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Algeria

WORLD
March 5, 2006 | From Associated Press
The Algerian government freed a first group of Islamic militants Saturday after deciding to pardon or reduce sentences for more than 2,000 people detained during an insurgency in the 1990s. Cries of joy rose from families outside the two prisons on the outskirts of Algiers, the capital, when the prisoners were released. Their exact number was unclear.
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WORLD
May 1, 2003 | From Associated Press
Thirty-one European tourists who vanished in the Sahara Desert are being held hostage by terrorist groups, a ranking Algerian official said Wednesday. The official said the Algerian army had located the tourists. About 5,000 troops and 300 local guides were brought in to track them down. The tourists, who had set off in seven separate groups on four-wheel-drive vehicles or motorcycles, disappeared starting in mid-February. None of the tourists had employed guides.
WORLD
April 8, 2003 | From Reuters
Twenty-nine European tourists are missing in the Sahara Desert in Algeria, and officials fear they have been attacked or kidnapped. German and Austrian police have joined the hunt for the vacationers, some of whom have not been heard from since February, officials said Monday.
NEWS
May 17, 1987 | MICHAEL ROSS, Times Staff Writer
In 1785, in what would become the first U.S. hostage crisis, Algerian corsairs seized two American merchant ships off the Barbary Coast and held their crews for a ransom that, after years of secret negotiations, was finally paid by a humiliated President George Washington. Nearly two centuries later, Algeria again was involved in a U.S. hostage crisis, but this time it was as the intermediary that helped negotiate the release of the 52 American hostages in Iran.
NEWS
December 10, 1998 | Associated Press
An armed band killed 45 people in a predawn attack Wednesday that was the bloodiest massacre in Algeria in months, security forces said. Separately, authorities said Wednesday that they had pulled 46 bodies from a 180-foot-deep well used as a mass grave in Meftah, 15 miles south of central Algiers. Many more victims remain in the mass grave, which could be up to 2 years old. Security forces blamed Wednesday's massacre in Tadjena, about 125 miles west of Algiers, on Muslim insurgents.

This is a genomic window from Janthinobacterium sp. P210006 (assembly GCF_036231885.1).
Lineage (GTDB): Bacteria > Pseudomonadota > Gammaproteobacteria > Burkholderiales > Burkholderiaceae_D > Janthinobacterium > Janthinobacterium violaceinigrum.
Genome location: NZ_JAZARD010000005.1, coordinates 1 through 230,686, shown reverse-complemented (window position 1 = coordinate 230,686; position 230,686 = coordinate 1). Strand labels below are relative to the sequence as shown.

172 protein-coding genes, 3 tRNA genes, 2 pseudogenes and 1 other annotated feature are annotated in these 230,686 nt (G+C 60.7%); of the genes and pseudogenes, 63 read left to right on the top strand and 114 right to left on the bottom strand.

WORLD
September 9, 2007 | From Times Wire Services
Al Qaeda's North Africa affiliate claimed responsibility for two suicide attacks that killed at least 57 people in Algeria in the last two days, Al Jazeera television said Saturday. Al Qaeda in the Maghreb, an Islamist group that has pledged loyalty to Osama bin Laden, said in an Internet statement that it was behind Saturday's suicide truck bombing at a coast guard barracks east of Algiers and an attack Thursday in the town of Batna, Al Jazeera reported.
NEWS
June 23, 1993 | From Times Staff and Wire Reports
A noted sociologist was assassinated shortly after being named to replace a colleague killed in a similar attack in March, authorities said. Mohammed Boukhobza, 52, who held a key post at an official think tank, was the sixth major personality assassinated in three months. The killing came a week after the assassination of Mahfoudh Boucebsi, an internationally known psychiatrist whose views, such as his pro-abortion stance, ran counter to taboos in this North African nation.
WORLD
May 31, 2002 | Reuters
Under the shadow of a massacre, Algerians voted Thursday in parliamentary elections boycotted by opposition parties and ethnic Berbers. Hours before the vote, suspected Islamic guerrillas slaughtered 25 civilians, including 14 children, in the village of Sendjas in Chlef province, about 125 miles west of Algiers, the capital. It was the latest in a series of massacres and bomb attacks in an undeclared civil war that has claimed more than 100,000 lives in the last decade.
NEWS
November 14, 2001 | Associated Press
Rescuers sifted through caked mud Tuesday seeking survivors of flooding and mudslides that killed nearly 600 people in the Algerian capital. More rain was forecast. The official death toll stood at 579. Some newspapers in Algiers estimated that the toll could reach 1,000 when devastated areas are searched. More than 300 people remained hospitalized.
SPORTS
June 22, 2010 | By Grahame L. Jones
Reporting from Johannesburg, South Africa — It took England barely four minutes to pierce the U.S. defense before the back line stiffened. It took Slovenia all of 13 minutes to find a way through the U.S. rear guard before American resolve came to the fore. So, after salvaging a 1-1 tie in its first match and a 2-2 tie in its second, what sort of performance is U.S. Coach Bob Bradley's team going to produce Wednesday, when Algeria is the opponent in Pretoria? Will it be another slow start, or have the lessons of the World Cup been learned?
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